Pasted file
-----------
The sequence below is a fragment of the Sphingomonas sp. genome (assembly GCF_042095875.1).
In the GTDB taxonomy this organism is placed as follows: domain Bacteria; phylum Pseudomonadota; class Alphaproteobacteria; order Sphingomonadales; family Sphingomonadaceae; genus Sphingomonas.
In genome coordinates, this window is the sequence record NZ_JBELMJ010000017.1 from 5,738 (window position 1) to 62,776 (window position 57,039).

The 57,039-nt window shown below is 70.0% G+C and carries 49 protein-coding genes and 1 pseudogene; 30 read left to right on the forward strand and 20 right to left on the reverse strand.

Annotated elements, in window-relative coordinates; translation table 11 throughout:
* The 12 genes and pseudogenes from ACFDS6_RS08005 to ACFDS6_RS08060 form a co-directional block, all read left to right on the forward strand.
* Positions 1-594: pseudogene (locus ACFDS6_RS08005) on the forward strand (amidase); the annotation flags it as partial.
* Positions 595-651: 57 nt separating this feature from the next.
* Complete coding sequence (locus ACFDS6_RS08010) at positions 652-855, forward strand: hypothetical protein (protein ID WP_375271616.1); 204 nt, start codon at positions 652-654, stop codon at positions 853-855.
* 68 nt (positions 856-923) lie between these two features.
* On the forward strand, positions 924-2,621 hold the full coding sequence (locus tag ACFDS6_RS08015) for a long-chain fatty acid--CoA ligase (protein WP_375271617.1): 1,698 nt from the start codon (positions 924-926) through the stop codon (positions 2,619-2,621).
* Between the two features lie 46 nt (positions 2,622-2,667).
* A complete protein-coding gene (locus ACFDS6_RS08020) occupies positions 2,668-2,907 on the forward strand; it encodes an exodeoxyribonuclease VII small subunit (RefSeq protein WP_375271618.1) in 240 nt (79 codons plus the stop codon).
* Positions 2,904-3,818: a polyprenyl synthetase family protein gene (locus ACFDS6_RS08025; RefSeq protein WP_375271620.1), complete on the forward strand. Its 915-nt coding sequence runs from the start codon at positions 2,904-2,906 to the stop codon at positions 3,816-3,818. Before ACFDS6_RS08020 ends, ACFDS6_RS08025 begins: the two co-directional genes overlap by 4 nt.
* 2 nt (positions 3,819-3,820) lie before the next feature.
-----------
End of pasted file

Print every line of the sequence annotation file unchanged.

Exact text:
The sequence below is a fragment of the Sphingomonas sp. genome (assembly GCF_042095875.1).
In the GTDB taxonomy this organism is placed as follows: domain Bacteria; phylum Pseudomonadota; class Alphaproteobacteria; order Sphingomonadales; family Sphingomonadaceae; genus Sphingomonas.
In genome coordinates, this window is the sequence record NZ_JBELMJ010000017.1 from 5,738 (window position 1) to 62,776 (window position 57,039).

The 57,039-nt window shown below is 70.0% G+C and carries 49 protein-coding genes and 1 pseudogene; 30 read left to right on the forward strand and 20 right to left on the reverse strand.

Annotated elements, in window-relative coordinates; translation table 11 throughout:
* The 12 genes and pseudogenes from ACFDS6_RS08005 to ACFDS6_RS08060 form a co-directional block, all read left to right on the forward strand.
* Positions 1-594: pseudogene (locus ACFDS6_RS08005) on the forward strand (amidase); the annotation flags it as partial.
* Positions 595-651: 57 nt separating this feature from the next.
* Complete coding sequence (locus ACFDS6_RS08010) at positions 652-855, forward strand: hypothetical protein (protein ID WP_375271616.1); 204 nt, start codon at positions 652-654, stop codon at positions 853-855.
* 68 nt (positions 856-923) lie between these two features.
* On the forward strand, positions 924-2,621 hold the full coding sequence (locus tag ACFDS6_RS08015) for a long-chain fatty acid--CoA ligase (protein WP_375271617.1): 1,698 nt from the start codon (positions 924-926) through the stop codon (positions 2,619-2,621).
* Between the two features lie 46 nt (positions 2,622-2,667).
* A complete protein-coding gene (locus ACFDS6_RS08020) occupies positions 2,668-2,907 on the forward strand; it encodes an exodeoxyribonuclease VII small subunit (RefSeq protein WP_375271618.1) in 240 nt (79 codons plus the stop codon).
* Positions 2,904-3,818: a polyprenyl synthetase family protein gene (locus ACFDS6_RS08025; RefSeq protein WP_375271620.1), complete on the forward strand. Its 915-nt coding sequence runs from the start codon at positions 2,904-2,906 to the stop codon at positions 3,816-3,818. Before ACFDS6_RS08020 ends, ACFDS6_RS08025 begins: the two co-directional genes overlap by 4 nt.
* 2 nt (positions 3,819-3,820) lie before the next feature.